What a privilege and a joy to be able to say, Dear Readers! And thank you, Nicole Howard, DIL of my favorite drummer in the world, Jerry Howard, for the canine reader pic that accompanies this post. We are well into the winter holiday season, but before I completely fall victim to the annual temptations … Continue reading Dear Readers!
Fiction writers benefit from reading books on craft, but they also can learn from books about routine yet important activities we humans do—like eating. Even tongue-tied fictional characters can “talk with their hands” when they cook and eat. The scene I enjoyed writing most in Mortal Things features two such widowers, one old and one … Continue reading Tucci’s TASTE: MY LIFE THROUGH FOOD Provides Food for Thought for Readers And Writers
Enjoyed being this week’s guest on The Brian And Lee Show on WWDB-AM Talk 860. Here’s the link for the podcast of Saturday’s show. https://wwdbam.com/episodes/the-brian-and-lee-show-interview-with-ned-bachus/ Hit Play then slide the little time cursor to 19:30, where the interview begins. Runs to 52:19. Had a great time talking with the father-son hosts about MORTAL THINGS and … Continue reading First pre-publication interview to share!
I love the Tree of Life Tweet that shows the work space I used when writing MORTAL THINGS. Well, ONE of the places where I worked on the novel. Like most other writers and readers, I roam from room to room, nook to nook, sometimes from state to state, but this one anchors me in … Continue reading Your Work Space: In Three Words (or more)
Years ago, a poet friend exclaimed, “How did he do that?” after reading a short story by the late Andre Dubus. He didn’t quite see how those relatively few pages had built to such dramatic effect. I’ve had similar reactions after I’ve read novels by Kent Haruf. Kent Haruf 1943-2014 Haruf’s fictional terrain was the … Continue reading Moments That Matter: A Look at Kent Haruf’s BENEDICTION
We all experience points in our lives that prove pivotal. Those moments are not always obvious to us at the time. For a woman in Maine’s town of Camden, it is not difficult to identify a particular occasion when everything changed. Patrisha McLean’s personal horror that night immediately and permanently impacted her personal life. Since … Continue reading TURNING POINTS—”Finding Our Voices”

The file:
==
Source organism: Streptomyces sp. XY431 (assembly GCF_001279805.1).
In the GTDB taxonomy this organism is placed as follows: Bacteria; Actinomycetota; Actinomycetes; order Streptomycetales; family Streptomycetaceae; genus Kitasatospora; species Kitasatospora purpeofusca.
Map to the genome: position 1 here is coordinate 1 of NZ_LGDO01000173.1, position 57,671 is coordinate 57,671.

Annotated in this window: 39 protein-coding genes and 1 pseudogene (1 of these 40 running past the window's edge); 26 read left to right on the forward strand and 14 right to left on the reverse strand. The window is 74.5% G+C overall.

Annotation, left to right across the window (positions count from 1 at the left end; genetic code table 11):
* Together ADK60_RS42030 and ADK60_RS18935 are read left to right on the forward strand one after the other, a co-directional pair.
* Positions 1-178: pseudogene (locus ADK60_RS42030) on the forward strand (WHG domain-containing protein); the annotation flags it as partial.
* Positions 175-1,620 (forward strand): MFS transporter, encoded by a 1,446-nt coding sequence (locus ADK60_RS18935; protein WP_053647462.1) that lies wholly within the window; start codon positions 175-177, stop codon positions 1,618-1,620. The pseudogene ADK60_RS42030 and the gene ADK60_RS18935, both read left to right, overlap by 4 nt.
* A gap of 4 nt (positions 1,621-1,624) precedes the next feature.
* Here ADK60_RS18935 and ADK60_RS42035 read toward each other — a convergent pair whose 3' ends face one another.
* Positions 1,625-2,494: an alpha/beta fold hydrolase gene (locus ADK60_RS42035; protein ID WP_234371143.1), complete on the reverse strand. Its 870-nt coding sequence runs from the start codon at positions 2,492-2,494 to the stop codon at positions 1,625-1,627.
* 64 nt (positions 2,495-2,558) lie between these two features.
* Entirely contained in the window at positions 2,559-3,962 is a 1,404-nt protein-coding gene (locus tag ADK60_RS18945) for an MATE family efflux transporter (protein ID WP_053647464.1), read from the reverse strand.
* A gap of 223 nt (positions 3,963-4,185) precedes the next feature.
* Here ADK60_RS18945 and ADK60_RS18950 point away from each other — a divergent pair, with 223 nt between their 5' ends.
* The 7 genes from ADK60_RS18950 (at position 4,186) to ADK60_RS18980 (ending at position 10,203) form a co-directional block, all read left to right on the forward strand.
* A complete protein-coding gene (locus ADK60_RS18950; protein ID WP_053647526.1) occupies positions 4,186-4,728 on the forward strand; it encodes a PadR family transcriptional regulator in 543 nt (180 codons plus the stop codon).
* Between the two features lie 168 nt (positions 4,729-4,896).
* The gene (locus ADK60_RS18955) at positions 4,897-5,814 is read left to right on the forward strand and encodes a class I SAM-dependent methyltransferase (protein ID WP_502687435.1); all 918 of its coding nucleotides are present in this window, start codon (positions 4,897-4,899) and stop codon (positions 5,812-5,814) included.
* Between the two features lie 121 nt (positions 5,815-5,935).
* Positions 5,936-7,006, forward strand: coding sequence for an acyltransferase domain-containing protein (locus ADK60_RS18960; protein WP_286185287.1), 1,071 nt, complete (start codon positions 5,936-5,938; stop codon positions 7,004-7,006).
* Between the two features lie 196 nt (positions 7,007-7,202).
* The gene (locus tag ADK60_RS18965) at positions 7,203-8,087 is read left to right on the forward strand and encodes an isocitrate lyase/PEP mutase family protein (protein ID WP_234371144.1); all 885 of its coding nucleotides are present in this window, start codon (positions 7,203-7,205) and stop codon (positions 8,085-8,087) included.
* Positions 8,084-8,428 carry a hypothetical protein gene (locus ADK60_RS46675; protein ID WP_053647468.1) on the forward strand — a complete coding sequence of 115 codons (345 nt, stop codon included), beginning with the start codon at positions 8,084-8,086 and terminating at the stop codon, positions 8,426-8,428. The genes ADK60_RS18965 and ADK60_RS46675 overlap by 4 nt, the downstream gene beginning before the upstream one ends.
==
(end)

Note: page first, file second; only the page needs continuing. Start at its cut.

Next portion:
Every once in a while, Kathleen plants a book in my hands and gives me that You’d be a fool not to read this immediately look. “It’ll be a break from the other stuff you’re reading,” she said the other day, handing me her library copy of John Preston’s The Dig. “There’s a movie … Continue reading TURNING POINTS—THE DIG: Two Ways
This post about a script is a postscript to last week’s homage to the HBO series Mare of Easttown. When I saw this Philadelphia Magazine interview with Brad Inglesby, I had to share it here. https://www.phillymag.com/news/2021/04/03/mare-of-easttown-brad-ingelsby/?fbclid=IwAR1L_1krBuNBYfntALkeXIgk373PC3p9lHkneQwGiVuh4XtKrh95mCfOexQ Victor Fiorillo did a great job with this interview, and I’ll let him take it from here. Buzz is … Continue reading TURNING POINTS—Mare Demands More Time!
We read to be surprised. We also read to have our preconceptions reinforced. But openness to new fictional worlds means we allow for the possibility of experiencing a turning point in how we think, how we see. Recently, I finished reading a novel that is described as a "thriller"--not my meat and potatoes as a … Continue reading Turning Points–Surprising Reads
Pictured above is the restored cliff-side village of Cill Rialaig on the west coast of Ireland. Recently, Irish TV ran this beautifully produced piece https://www.rte.ie/player/series/nationwide/SI0000001172?epguid=IH000400597about the amazing artist center that has benefited thousands of painters, musicians, writers, and artists from various fields in the last 30 years. The inside of one of the cottages Watch … Continue reading TURNING POINTS—Location, Location, Location